PROVIDENCE – A recent report looking at state support for minority-owned businesses throughout the U.S. ranked Rhode Island the 16th-worst in the country for minority entrepreneur success.
The report by Lendio, an online loan marketplace focused on small businesses, found that compared to the national average, Rhode Island distributes fewer loans to under-resourced communities, with its community advantage loan approval rate dropping by 11.7% from 2021 to 2022.
And while 31.1% of the state’s overall population identifies as a minority, these individuals own just 10.1% of all businesses in Rhode Island, according to the report. Meanwhile, the number of jobs at minority-owned businesses in the state dropped 1% from 2019 to 2021.
Lendio ranked Rhode Island 36th overall out of the 50 states and Washington, D.C. The designation makes Rhode Island the second-lowest-ranking state in New England, coming just ahead of Vermont in 37th.
Rhode Island’s direct neighbors placed considerably higher in the report: Massachusetts ranked 13th in the U.S., while Connecticut placed 16th.
The Ocean State’s low ranking didn’t come as a surprise to Lisa Ranglin, president and CEO of the Rhode Island Black Business Association.
“Rhode Island does not have a plan as it relates to investing in communities of color,” Ranglin said. “There has been a law on the books for over 37 years, and the state has not made any traction as it relates to investing in Black and other minority businesses.”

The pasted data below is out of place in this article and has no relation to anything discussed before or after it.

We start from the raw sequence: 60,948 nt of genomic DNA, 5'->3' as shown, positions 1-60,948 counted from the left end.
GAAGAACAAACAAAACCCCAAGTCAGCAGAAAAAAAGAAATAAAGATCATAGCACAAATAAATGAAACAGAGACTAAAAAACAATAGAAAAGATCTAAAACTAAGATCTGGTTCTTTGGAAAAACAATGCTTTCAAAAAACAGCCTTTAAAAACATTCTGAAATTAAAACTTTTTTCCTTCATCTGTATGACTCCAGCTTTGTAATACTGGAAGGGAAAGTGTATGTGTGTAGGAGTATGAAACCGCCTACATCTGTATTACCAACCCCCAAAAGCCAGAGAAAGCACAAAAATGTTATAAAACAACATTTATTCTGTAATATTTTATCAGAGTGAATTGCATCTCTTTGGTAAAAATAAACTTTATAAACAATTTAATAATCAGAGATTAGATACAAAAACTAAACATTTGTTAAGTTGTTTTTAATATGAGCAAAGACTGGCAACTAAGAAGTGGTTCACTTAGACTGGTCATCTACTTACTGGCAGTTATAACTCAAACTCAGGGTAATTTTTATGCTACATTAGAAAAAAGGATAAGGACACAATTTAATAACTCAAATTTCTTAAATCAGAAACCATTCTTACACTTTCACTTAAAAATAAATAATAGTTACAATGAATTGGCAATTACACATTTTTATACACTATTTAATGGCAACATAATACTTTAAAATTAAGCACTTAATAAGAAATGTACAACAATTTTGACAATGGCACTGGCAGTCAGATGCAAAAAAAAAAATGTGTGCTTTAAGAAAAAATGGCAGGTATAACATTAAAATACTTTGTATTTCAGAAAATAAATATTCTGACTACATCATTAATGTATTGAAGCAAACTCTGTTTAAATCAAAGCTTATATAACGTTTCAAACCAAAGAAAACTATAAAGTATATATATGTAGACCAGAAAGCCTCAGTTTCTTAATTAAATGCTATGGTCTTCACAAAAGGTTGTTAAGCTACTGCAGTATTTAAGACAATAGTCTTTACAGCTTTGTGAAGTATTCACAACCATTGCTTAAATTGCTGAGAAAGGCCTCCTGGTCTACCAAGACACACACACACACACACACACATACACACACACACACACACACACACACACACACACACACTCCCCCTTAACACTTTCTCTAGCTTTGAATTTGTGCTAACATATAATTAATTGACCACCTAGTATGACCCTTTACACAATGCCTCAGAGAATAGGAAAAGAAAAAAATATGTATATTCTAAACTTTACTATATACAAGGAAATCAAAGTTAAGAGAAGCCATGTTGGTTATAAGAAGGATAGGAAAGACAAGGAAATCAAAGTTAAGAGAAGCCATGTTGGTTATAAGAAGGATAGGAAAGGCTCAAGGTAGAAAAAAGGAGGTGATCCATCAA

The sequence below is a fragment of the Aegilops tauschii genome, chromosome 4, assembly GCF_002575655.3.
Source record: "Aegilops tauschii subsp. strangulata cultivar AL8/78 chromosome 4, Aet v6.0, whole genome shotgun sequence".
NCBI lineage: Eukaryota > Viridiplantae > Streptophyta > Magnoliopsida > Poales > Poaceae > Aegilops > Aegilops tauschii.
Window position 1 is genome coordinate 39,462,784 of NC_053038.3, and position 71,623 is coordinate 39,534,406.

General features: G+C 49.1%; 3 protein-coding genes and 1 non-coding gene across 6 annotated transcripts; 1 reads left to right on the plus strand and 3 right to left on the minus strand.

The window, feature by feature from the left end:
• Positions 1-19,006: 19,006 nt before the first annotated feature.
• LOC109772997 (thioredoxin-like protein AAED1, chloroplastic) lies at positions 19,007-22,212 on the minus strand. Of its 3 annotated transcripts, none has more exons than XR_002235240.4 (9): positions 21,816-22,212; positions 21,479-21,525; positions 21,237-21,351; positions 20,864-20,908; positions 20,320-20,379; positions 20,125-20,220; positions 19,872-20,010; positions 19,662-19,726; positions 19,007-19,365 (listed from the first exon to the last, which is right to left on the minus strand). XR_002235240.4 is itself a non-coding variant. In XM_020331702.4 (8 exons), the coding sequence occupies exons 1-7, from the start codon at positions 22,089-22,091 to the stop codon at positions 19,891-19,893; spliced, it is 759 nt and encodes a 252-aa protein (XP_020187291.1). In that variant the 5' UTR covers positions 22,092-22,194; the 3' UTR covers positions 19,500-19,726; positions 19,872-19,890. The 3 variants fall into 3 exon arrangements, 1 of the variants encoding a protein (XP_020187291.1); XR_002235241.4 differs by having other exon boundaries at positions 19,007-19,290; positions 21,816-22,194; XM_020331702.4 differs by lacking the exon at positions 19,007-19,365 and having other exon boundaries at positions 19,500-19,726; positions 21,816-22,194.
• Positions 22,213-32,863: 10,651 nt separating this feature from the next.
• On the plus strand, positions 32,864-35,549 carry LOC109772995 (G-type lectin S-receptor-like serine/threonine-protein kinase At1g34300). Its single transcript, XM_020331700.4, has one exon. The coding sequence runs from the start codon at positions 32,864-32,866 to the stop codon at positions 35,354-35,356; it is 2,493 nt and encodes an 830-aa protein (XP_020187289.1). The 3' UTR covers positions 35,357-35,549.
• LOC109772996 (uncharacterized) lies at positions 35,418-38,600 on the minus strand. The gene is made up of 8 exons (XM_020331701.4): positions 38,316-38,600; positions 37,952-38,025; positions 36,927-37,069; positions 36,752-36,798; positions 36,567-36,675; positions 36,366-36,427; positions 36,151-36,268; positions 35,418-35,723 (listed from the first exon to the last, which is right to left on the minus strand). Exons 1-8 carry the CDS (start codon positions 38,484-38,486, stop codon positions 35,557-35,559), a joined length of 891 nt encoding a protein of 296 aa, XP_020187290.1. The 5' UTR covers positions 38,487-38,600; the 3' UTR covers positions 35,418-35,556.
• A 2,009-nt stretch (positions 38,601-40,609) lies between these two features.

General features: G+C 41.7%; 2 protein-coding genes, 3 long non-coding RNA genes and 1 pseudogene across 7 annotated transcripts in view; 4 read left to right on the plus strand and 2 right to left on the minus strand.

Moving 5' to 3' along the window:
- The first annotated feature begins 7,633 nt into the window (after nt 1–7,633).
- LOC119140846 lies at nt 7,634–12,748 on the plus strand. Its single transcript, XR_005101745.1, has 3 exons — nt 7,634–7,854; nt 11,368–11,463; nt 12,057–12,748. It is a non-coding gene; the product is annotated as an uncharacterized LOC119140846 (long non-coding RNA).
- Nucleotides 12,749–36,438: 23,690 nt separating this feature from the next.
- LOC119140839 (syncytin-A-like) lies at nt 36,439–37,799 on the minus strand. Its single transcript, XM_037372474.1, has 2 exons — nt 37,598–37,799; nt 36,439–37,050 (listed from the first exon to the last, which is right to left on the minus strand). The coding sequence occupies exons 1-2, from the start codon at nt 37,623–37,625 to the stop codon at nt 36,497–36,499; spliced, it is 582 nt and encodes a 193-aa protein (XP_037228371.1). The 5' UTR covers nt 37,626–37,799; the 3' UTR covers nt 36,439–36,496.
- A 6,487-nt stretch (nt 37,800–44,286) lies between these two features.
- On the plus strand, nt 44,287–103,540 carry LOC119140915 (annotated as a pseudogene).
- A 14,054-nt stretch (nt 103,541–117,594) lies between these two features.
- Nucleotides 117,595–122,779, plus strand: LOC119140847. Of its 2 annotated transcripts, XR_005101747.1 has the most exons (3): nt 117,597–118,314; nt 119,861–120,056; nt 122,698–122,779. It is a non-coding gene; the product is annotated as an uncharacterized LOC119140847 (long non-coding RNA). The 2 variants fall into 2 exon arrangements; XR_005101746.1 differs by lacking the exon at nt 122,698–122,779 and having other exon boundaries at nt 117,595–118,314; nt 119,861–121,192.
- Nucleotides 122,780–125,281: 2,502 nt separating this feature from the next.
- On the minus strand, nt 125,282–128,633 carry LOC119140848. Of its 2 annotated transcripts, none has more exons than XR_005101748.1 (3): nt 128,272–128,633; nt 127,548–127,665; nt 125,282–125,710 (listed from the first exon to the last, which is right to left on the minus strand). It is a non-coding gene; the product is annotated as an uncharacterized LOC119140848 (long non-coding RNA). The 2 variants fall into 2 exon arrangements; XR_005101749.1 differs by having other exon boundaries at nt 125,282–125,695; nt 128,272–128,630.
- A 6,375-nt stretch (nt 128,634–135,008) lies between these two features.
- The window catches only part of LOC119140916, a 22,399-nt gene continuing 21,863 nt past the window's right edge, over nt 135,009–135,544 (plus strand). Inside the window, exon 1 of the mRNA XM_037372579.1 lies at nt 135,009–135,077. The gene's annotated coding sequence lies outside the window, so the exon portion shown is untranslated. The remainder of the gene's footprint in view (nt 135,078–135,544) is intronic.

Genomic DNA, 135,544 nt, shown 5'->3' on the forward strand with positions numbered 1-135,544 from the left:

That law, passed in 1986, requires the state to fund and direct programs and projects that will support minority and women-owned businesses.
While the state has directed money and resources into studies on supporting minority-owned businesses, such as a 2021 report financed by the Rhode Island Foundation and R.I. Commerce Corp., and established a Division of Equity, Diversity & Inclusion, officials have failed to create a comprehensive plan to foster minority business growth, Ranglin said.
“The state has studied this over and over,” she added. “I think they’re shuffling papers around, but they’re not moving the dial in any way.”
The state also leaves minority business development projects to white-led organizations, Ranglin said, while “organizations doing the work like the Rhode Island Black Business Association are getting crumbs instead of adequate funding for us to drive impact.”
“We know that when Black and brown businesses are thriving, they create real jobs,” Ranglin said, “and people are put to work in communities of color, communities that have been left behind for way too long.”
While Rhode Island ranked lower than most states, glaring inequalities persist throughout the U.S., the report detailed.
Nationally, the number of minority-owned businesses increased substantially from 2017 to 2020, according to Lendio, and has increased by more than 50% since 2007. But these businesses continue to face racial disparities in loan approvals: While white-owned businesses have their business loan requests fully approved 53% of the time, this rate drops to 35% for Asian-owned businesses, 28% for Hispanic-owned businesses and 27% for Black-owned businesses.
The top three overall states for minority entrepreneurs were Hawaii, Maryland and Maine, according to the report, while Montana, North Dakota and West Virginia ranked lowest.
The study drew from U.S. Small Business Administration, Census Bureau and National Minority Supplier Development Council data.
Lendio published the report for the first time earlier this month, and plans to release annual updates.
Jacquelyn Voghel is a PBN staff writer. You may reach her at Voghel@PBN.com.